Things don’t always go as planned. The simple matters of getting a car wash, putting air in the tyres and filling the gas tank for example were each pestered this morning with unanticipated complication. Even before all that began, I was on the computer earlier around 7:30 am (the car wash doesn’t open until eight o’clock) and I couldn’t get my Apple Music “Listen Now” feature to work. In fact, none of the Apple Music features including Browse or Radio were working. At the time I settled for one of my Playlists, in particular Johnny Nash singing “I can see clearly now” with the lovely repetitious words, “It’s gonna be a bright sunshiny day!” Hours later, after turning off my entire computer and re-starting the device and, under the further direction of His Lordship, “quitting” the logo from the computer launchpad, all the Apple Music features have returned to normal. I’m now listening to Kiri Te Kanawa singing “O Mio Babinno Caro” from Giacomo Puccini’s comic opera Gianni Schicchi based on Dante’s Divine Comedy.
But as I say, the computer glitch was before I left the apartment at 7:50 am to go to the car wash. When I arrived there, there were cars in the vacuum spaces but 4 blue plastic cones blocked the entrance to the car wash. Significantly there was no “Closed for Maintenance” sandwich board as I have seen in the past. I hesitated but then uttered a dysphemism and left. As I drove away I reflected that I had nothing better to do for the rest of my life so I circled around (literally) at the traffic circle at the intersection of William Hilton Parkway and Pope Avenue. Within minutes I was back at the car wash. It was still closed.
I refused to be deterred in my ambition. I entered upon a strategic delay tactic. It was a pleasant day and I still had nothing better to do. So I drove to the intersection of William Hilton Parkway and Palmetto Dunes. Instead of turning right into Palmetto Dunes I turned left into Shelter Cover where I took an unfamiliar route. It ended being a very pleasant drive through select residential real estate bordering the local yacht club. There are so many delightful enclaves throughout Hilton Head Island. In the past – when I was younger and more physically capable – I often cycled through many of these more remote areas (that is, distant from Sea Pines where we have always stayed). In any event, following this little adventure I decided to return once again to the car wash and – surprise! – it was in full progress, cars lined up at the entrance. I got in line and awaited the gate to uplift then proceeded through the wash as has been my daily custom for the past 2½ months.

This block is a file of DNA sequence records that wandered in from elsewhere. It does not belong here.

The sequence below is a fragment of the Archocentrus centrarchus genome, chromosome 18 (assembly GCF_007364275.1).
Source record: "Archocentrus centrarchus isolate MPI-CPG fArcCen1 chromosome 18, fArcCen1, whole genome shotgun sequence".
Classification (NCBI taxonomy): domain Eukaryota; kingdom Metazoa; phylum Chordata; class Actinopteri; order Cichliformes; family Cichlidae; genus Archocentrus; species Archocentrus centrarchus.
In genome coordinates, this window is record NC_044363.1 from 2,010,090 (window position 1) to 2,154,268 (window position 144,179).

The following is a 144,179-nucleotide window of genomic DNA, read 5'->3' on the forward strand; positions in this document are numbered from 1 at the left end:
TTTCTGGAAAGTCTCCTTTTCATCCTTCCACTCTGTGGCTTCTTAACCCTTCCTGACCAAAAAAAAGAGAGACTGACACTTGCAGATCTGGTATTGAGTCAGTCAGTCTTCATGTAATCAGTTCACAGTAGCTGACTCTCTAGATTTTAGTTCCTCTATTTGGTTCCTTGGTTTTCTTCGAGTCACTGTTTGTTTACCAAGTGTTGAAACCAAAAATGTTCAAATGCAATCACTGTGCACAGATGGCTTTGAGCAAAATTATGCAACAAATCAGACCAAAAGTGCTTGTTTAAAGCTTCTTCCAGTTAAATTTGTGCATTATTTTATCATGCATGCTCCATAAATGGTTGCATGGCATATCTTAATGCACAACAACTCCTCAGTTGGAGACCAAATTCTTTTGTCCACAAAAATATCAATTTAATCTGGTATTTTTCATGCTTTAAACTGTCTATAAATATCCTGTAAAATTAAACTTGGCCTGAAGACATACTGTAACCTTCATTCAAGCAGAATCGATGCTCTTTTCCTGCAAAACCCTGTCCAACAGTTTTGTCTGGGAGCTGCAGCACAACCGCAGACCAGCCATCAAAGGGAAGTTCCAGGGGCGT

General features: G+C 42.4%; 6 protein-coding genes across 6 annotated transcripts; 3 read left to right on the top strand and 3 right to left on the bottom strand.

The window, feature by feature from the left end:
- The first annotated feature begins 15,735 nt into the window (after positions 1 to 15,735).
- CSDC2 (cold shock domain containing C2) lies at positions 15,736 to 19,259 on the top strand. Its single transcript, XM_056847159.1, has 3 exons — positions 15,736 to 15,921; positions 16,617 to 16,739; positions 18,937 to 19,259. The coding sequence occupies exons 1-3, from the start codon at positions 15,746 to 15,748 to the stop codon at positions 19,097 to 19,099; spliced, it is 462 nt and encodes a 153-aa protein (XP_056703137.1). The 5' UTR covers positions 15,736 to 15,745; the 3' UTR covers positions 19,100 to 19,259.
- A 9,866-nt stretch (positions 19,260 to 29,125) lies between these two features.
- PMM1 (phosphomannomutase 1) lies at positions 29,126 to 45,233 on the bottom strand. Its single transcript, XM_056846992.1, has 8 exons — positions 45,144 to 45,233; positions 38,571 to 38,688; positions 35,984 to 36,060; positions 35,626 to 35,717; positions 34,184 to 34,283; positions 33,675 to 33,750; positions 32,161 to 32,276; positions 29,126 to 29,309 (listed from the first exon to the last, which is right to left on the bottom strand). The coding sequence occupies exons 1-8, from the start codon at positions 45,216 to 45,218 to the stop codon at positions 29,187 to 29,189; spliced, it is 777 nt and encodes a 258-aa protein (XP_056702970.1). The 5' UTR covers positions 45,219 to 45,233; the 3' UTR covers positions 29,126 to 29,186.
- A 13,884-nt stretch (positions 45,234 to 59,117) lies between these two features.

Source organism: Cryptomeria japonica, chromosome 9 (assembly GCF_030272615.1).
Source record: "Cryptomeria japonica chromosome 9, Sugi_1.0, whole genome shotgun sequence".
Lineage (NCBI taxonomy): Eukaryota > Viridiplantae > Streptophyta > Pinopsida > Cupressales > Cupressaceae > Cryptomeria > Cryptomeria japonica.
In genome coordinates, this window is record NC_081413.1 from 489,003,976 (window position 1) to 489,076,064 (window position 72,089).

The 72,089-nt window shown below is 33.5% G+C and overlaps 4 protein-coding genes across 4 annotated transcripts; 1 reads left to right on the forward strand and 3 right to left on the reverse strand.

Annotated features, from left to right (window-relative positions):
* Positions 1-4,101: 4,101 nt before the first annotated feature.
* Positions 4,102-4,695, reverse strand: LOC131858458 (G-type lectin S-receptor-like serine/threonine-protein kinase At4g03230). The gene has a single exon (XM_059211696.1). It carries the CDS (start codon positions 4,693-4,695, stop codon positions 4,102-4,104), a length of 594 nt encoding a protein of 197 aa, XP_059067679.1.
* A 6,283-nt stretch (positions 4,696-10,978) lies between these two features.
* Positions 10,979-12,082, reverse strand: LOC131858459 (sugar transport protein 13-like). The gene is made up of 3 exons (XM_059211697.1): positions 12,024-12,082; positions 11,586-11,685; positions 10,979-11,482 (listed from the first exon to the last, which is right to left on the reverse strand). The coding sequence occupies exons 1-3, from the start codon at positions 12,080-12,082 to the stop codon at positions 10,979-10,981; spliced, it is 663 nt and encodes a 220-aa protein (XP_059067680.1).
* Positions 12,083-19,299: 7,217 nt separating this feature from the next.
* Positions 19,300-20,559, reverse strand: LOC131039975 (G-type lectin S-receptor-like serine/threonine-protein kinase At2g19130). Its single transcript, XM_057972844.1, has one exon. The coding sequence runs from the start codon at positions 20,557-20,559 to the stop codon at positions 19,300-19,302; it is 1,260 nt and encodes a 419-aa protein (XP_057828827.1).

With this measurable undertaking now accomplished I fashioned the time had come to address the more compelling matter of air pressure in the tyres. The Lincoln Way App recommends Front 38/ Rear 42. After much fussing with the air pressure machine I have managed to get 42/43 instead of the recommended pressure. I shall try to deflate the front tyres later. It is an annoying procedure either way – inflation or deflation – because both require examination of the car indicators on the dashboard to determine the current status. It is nothing something I am accustomed to do; and even after this moderate success I have little inclination to repeat the enterprise, preferring instead to rely upon trained mechanics with the proper devices for tyre pressure monitoring.
My final exploit was putting gas in the car. Normally as you know this is not an insurmountable task. But the complication today was that in my haste to get to the car wash I had forgotten my wallet (both driver’s license and credit card). The place where I used the air pressure device is also a gas station. The attendant is hidden behind an enclosed glass-front cage-like box. He spoke to me through a loud speaker from inside his cage. They do not accept Apple Pay which I had on my iPhone which I habitually carry with me. I drove instead to a gas station in Sea Pines. By comparison to the first gas station the one in Sea Pines is antique; I’ve frequently had trouble “burping” the hose to get the gas to flow from the pump. Nonetheless they do accept Apple Pay. I used my device to approve a US$40 charge to my account, then filled the gas tank for US$21 on the understanding – as related by the elderly female attendant at the inside counter where I spoke with her – that the surplus amount on my card would be credited to me. We’ll see. So far the internet reports the US$40 charge as “pending” but nothing else yet appears on record. I’m confident it will work as suggested. My exposure is limited in any event.